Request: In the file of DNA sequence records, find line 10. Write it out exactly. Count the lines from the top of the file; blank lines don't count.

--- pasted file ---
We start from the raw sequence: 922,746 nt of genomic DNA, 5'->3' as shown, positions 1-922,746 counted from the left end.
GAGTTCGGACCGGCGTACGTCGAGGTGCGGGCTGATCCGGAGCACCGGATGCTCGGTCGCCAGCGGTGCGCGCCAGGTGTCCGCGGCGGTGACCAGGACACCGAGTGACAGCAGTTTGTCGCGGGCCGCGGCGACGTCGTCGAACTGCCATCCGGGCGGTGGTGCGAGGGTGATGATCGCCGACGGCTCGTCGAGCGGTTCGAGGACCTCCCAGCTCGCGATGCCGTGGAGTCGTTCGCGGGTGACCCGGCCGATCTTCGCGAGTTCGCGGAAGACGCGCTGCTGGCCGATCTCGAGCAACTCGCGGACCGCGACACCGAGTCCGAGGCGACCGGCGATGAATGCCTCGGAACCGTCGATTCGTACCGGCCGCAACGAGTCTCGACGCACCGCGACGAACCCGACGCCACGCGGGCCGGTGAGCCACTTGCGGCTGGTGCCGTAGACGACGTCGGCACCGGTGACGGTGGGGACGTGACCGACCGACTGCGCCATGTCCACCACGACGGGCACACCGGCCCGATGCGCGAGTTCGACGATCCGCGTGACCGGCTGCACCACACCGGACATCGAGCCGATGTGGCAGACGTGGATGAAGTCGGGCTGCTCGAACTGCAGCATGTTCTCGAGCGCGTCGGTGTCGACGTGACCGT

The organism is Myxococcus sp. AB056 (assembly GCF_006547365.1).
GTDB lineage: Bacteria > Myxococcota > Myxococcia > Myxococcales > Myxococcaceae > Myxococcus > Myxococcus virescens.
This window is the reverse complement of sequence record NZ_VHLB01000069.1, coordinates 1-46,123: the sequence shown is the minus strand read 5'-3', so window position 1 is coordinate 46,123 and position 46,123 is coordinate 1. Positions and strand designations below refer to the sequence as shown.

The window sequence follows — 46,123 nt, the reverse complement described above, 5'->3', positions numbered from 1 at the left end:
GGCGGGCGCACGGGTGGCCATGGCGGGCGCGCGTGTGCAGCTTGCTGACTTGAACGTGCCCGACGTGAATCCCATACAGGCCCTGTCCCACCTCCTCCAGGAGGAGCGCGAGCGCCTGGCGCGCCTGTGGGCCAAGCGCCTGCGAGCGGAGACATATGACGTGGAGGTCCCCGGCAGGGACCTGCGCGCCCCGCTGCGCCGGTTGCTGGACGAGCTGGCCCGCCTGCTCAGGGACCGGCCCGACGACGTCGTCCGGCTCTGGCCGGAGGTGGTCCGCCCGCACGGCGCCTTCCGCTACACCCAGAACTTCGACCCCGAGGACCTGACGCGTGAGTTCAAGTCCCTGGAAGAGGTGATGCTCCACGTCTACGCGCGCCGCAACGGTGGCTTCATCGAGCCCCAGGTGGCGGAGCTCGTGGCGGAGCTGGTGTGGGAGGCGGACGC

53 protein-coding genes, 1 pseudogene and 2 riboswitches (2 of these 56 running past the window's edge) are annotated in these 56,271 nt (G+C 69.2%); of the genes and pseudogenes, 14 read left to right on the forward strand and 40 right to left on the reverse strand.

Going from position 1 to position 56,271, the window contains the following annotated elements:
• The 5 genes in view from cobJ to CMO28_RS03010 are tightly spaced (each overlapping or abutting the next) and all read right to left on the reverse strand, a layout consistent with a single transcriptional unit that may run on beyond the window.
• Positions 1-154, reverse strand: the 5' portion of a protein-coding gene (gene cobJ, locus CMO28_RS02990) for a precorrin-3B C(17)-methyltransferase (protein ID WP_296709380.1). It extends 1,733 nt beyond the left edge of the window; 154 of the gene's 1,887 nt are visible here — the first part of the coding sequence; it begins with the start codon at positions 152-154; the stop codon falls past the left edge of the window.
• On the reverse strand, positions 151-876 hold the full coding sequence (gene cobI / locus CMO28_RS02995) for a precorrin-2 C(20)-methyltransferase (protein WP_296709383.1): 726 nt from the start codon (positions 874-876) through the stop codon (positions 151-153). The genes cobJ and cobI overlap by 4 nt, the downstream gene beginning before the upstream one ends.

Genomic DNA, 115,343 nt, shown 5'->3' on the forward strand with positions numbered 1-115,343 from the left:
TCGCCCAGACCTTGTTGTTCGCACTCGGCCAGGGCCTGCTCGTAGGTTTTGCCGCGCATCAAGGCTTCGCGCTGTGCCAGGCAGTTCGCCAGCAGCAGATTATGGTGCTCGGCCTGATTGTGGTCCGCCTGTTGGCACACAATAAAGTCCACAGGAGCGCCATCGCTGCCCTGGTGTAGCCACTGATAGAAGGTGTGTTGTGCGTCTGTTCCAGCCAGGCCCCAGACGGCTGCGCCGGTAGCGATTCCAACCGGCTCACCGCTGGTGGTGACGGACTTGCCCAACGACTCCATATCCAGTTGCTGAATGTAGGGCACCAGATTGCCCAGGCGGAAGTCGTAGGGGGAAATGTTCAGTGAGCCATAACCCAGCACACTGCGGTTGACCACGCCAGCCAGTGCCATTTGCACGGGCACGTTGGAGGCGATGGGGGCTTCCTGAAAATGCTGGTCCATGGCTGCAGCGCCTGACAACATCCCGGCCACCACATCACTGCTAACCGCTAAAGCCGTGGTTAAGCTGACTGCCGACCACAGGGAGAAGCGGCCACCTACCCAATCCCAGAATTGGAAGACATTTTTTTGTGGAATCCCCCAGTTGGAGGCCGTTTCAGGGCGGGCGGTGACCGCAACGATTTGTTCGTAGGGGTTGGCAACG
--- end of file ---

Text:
• The 5 genes in view from cobJ to CMO28_RS03010 are tightly spaced (each overlapping or abutting the next) and all read right to left on the reverse strand, a layout consistent with a single transcriptional unit that may run on beyond the window.